How the World Archery Excellence Centre lives up to it’s name

What goes into making the ultimate archery facility? Lucy O’Sullivan visits the World Archery Excellence Centre, and discovers the features that make it a dream destination…

World Archery runs courses at the centre for recurve and compound archers

During my archery career I have been very fortunate to travel the world for my sport – yes, it has equated to a small fortune, but why else do we work? However, if you’re thinking of spending your hard-earned cash on trips away to help your archery, let me tell you why Lausanne should be on the list.

It’s the home of the  World Archery Excellence Centre

The building itself is fantastic. It is modern and sleek, the floor is a memory foam type matting and the concrete Art Deco-ness is highly impressive. I can’t believe how many targets there are – but it’s all done in a space-efficient way, using target walls (much better than bulky club targets that have to be stored and moved around). Of course there are free-moving targets too, but the most impressive thing for me was the quality of the whole setup.

The fact that there are targets along one wall, and free targets at the other end of the hall, means recurve archers can shoot 70m while the compound archers shoot 50m, with others able to shoot 20m or 5m for technique work using the hall in an L-shaped way. It is highly space efficient, and meant that I could shoot and collect without having to wait for other people to finish shooting.

Lucy O’Sullivan experiences everything the centre has to offer

What else is there? 

Not only are there bows and arrows galore for members to borrow (not as high-sepc as you’d be looking for if your were buying your own equipment, but useful nonetheless) – think of it like a gym membership, you can go and play and use their equipment and then head home. There is also a tremendous amount of space, lockers, and great facilities for archers who have their own their equipment. I think the locker system is a great idea if you want to leave your things there.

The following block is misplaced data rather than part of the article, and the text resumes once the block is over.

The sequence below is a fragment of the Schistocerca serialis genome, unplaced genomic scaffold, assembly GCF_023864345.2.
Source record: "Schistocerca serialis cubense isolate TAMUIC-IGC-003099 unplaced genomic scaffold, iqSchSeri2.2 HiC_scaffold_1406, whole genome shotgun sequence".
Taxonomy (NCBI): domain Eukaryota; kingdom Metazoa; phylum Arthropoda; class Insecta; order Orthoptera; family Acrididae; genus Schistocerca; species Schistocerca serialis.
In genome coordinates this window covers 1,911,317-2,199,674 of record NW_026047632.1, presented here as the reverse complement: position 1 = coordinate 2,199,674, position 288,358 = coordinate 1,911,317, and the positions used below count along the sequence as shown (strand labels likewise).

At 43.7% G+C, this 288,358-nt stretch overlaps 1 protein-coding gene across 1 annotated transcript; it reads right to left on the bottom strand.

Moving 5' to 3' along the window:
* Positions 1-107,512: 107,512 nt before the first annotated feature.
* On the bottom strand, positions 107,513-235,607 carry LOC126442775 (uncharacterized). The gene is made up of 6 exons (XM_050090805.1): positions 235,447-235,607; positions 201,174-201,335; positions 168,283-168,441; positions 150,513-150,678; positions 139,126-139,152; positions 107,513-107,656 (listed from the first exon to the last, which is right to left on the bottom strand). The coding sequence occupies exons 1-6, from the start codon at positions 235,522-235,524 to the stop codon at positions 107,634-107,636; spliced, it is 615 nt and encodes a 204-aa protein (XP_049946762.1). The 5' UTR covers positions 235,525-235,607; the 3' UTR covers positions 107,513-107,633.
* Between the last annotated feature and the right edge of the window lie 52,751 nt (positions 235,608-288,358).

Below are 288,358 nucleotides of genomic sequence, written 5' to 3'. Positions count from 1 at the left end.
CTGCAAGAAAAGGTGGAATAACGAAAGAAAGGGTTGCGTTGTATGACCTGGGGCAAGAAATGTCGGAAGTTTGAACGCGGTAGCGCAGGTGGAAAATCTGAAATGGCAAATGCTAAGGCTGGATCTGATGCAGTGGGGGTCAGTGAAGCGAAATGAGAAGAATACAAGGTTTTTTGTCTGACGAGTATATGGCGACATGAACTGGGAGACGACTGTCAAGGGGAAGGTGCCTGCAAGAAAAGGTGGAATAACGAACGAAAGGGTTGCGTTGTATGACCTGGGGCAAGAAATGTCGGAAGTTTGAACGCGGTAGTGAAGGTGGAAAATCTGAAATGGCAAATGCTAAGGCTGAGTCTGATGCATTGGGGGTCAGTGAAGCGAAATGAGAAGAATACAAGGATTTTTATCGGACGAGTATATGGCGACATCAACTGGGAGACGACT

There are benches used almost like barriers, keeping you out of the way of other groups of archers using the range, so we could walk to and from the lockers as the arrows flew in perfect safety.

A fully equipped gym is available to the archers training there

Another great feature was the classroom-type setup, that could be used almost anywhere: whether this be in one of the countless meeting rooms, adjacent to the stylish boxes full of Olympic memorabilia, or in the shooting hall itself; in front of one of the many TVs where the Excellence Centre pen and pads of paper could be utilised to their full extent; or in the canteen (which was more like a cool meeting room) where we ate and finished our Friday night seminar.

Another thing that I loved (naturally) was the gym – it was full of back and leg machines, cross trainers, treadmills, a couple of free bar racks and lots of stabilisation and core aids that I am thinking of investing in now! It was packed full of equipment yet it had the sense of openness, space and calmness. It is not a sweaty Betty gym, nor is it a shouty men gym – it was there for athletes to enhance their performances, and I love how that came across in its design. One of the best features in the gym area, just beyond the changing room, were the two hydro massage beds, that direct jets of water into your back, shoulders or legs depending on how you programme them. Just 15 minutes on one of those and I felt like a new woman.